Apple has announced intentions to allow users to fix their own phones, which is a significant departure from the company’s present repair standards. It will sell repair components to the general public, something that just a handful of phone companies have done in the last decade. It will also make public repair guidelines available.
“Available first for the iPhone 12 and iPhone 13 lineups, and soon to be followed by Mac computers featuring M1 chips, Self Service Repair will be available early next year in the US and expand to additional countries throughout 2022,” said in a press release.
The initial focus, according to Apple, will be on displays, batteries, and cameras, but this will increase next year. Customers will have access to repair manuals and will be able to place online orders for Apple components and tools. They can return the broken parts to an Apple shop for store credit once they’ve finished their own repair. Apple has announced that more than 200 unique parts and equipment will be available to assist in the repair of iPhone 12s and 13s.
“Creating greater access to Apple genuine parts gives our customers even more choice if a repair is needed,” Jeff Williams, Apple’s chief operating officer, said in a press release. “In the past three years, Apple has nearly doubled the number of service locations with access to Apple genuine parts, tools, and training, and now we’re providing an option for those who wish to complete their own repairs.”
This is a significant shift from Apple, which has long had a repair monopoly on its products and has done everything it can to keep users from repairing their own gadgets. Face ID was initially blocked on iPhone 13s with independently fixed screens, but Apple has promised a software patch.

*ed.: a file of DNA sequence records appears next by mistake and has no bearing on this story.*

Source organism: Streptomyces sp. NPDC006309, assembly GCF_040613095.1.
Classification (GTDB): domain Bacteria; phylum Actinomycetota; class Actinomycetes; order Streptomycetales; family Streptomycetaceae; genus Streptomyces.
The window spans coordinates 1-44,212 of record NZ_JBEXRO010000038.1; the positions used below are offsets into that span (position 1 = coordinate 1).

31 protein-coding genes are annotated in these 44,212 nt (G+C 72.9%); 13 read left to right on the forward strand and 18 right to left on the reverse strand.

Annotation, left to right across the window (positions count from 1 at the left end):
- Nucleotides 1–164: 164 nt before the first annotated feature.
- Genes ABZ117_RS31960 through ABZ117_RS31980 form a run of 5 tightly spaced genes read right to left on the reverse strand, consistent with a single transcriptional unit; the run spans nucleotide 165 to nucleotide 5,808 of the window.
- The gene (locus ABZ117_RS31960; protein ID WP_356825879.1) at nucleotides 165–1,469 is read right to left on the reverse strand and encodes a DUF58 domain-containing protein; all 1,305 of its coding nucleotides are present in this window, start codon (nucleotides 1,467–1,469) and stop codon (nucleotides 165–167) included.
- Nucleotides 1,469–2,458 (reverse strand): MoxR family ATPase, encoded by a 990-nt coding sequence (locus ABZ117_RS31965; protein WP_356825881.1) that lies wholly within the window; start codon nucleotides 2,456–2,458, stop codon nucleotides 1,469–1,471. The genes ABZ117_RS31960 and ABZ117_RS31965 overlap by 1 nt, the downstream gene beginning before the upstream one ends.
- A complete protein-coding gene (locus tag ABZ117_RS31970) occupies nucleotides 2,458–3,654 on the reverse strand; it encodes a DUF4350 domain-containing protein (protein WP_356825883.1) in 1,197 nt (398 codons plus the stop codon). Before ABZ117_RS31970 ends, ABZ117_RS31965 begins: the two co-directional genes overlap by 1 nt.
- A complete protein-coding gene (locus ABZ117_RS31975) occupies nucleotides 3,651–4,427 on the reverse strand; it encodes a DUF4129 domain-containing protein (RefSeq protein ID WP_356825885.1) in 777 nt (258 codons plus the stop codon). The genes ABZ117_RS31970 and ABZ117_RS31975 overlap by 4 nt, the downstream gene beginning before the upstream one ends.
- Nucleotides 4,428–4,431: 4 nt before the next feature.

“This is a huge milestone for the Right to Repair. One of the most visible opponents to repair access is reversing course, and Apple’s move shows that what repair advocates have been asking for was always possible,” Nathan Proctor, the head of USPIRG’s Right to Repair Campaign, told Motherboard in an email. “After years of industry lobbyists telling lawmakers that sharing access to parts, service tools and manuals would result in safety, security and intellectual property risks, Apple’s sudden change indicates these concerns were overblown. Right to Repair is breaking through.”
Apple has campaigned against consumer and independent repair from the iPhone’s creation. For years, Apple only permitted “authorized” repair companies to work on iPhones, resulting in a large grey market for aftermarket components and thriving online culture for DIY repair manuals written by Apple workers and users on sites like iFixit. Apple has long battled independent repair; the corporation has sued companies that use “counterfeit” parts, advocated against right-to-repair legislation that would force Apple to do what it has now stated it will do willingly and has previously argued that repairing your own phone is unsafe.